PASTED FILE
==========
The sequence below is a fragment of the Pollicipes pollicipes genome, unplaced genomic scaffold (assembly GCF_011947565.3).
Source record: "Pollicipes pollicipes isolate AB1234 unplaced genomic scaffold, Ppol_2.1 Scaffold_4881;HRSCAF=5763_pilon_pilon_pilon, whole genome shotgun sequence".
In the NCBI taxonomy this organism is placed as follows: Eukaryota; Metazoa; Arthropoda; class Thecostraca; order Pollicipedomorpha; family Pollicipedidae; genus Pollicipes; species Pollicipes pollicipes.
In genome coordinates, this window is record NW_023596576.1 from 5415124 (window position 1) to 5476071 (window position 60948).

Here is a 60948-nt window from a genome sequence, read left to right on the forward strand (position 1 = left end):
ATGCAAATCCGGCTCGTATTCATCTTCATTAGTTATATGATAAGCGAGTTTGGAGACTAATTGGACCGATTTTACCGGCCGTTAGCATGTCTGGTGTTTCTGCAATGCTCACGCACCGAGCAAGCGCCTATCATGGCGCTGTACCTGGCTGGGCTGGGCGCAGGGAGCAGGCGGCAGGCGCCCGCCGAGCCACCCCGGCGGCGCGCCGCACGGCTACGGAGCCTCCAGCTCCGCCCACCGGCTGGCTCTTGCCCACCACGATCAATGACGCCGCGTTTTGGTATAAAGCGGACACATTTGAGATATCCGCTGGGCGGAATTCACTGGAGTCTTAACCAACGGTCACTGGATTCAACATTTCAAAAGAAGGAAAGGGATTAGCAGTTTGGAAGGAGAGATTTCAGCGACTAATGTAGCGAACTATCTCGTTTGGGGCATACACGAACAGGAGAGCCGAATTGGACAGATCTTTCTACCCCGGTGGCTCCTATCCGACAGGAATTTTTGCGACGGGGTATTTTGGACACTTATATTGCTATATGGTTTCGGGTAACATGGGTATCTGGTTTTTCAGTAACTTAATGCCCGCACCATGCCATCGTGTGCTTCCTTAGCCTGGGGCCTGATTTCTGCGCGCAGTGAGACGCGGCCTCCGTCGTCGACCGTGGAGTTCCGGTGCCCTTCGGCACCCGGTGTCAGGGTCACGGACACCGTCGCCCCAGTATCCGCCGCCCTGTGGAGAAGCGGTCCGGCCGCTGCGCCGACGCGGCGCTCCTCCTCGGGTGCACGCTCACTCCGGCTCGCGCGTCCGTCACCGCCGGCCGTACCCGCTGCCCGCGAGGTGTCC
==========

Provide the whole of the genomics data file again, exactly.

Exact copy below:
The sequence below is a fragment of the Pollicipes pollicipes genome, unplaced genomic scaffold (assembly GCF_011947565.3).
Source record: "Pollicipes pollicipes isolate AB1234 unplaced genomic scaffold, Ppol_2.1 Scaffold_4881;HRSCAF=5763_pilon_pilon_pilon, whole genome shotgun sequence".
In the NCBI taxonomy this organism is placed as follows: Eukaryota; Metazoa; Arthropoda; class Thecostraca; order Pollicipedomorpha; family Pollicipedidae; genus Pollicipes; species Pollicipes pollicipes.
In genome coordinates, this window is record NW_023596576.1 from 5415124 (window position 1) to 5476071 (window position 60948).

Here is a 60948-nt window from a genome sequence, read left to right on the forward strand (position 1 = left end):
ATGCAAATCCGGCTCGTATTCATCTTCATTAGTTATATGATAAGCGAGTTTGGAGACTAATTGGACCGATTTTACCGGCCGTTAGCATGTCTGGTGTTTCTGCAATGCTCACGCACCGAGCAAGCGCCTATCATGGCGCTGTACCTGGCTGGGCTGGGCGCAGGGAGCAGGCGGCAGGCGCCCGCCGAGCCACCCCGGCGGCGCGCCGCACGGCTACGGAGCCTCCAGCTCCGCCCACCGGCTGGCTCTTGCCCACCACGATCAATGACGCCGCGTTTTGGTATAAAGCGGACACATTTGAGATATCCGCTGGGCGGAATTCACTGGAGTCTTAACCAACGGTCACTGGATTCAACATTTCAAAAGAAGGAAAGGGATTAGCAGTTTGGAAGGAGAGATTTCAGCGACTAATGTAGCGAACTATCTCGTTTGGGGCATACACGAACAGGAGAGCCGAATTGGACAGATCTTTCTACCCCGGTGGCTCCTATCCGACAGGAATTTTTGCGACGGGGTATTTTGGACACTTATATTGCTATATGGTTTCGGGTAACATGGGTATCTGGTTTTTCAGTAACTTAATGCCCGCACCATGCCATCGTGTGCTTCCTTAGCCTGGGGCCTGATTTCTGCGCGCAGTGAGACGCGGCCTCCGTCGTCGACCGTGGAGTTCCGGTGCCCTTCGGCACCCGGTGTCAGGGTCACGGACACCGTCGCCCCAGTATCCGCCGCCCTGTGGAGAAGCGGTCCGGCCGCTGCGCCGACGCGGCGCTCCTCCTCGGGTGCACGCTCACTCCGGCTCGCGCGTCCGTCACCGCCGGCCGTACCCGCTGCCCGCGAGGTGTCC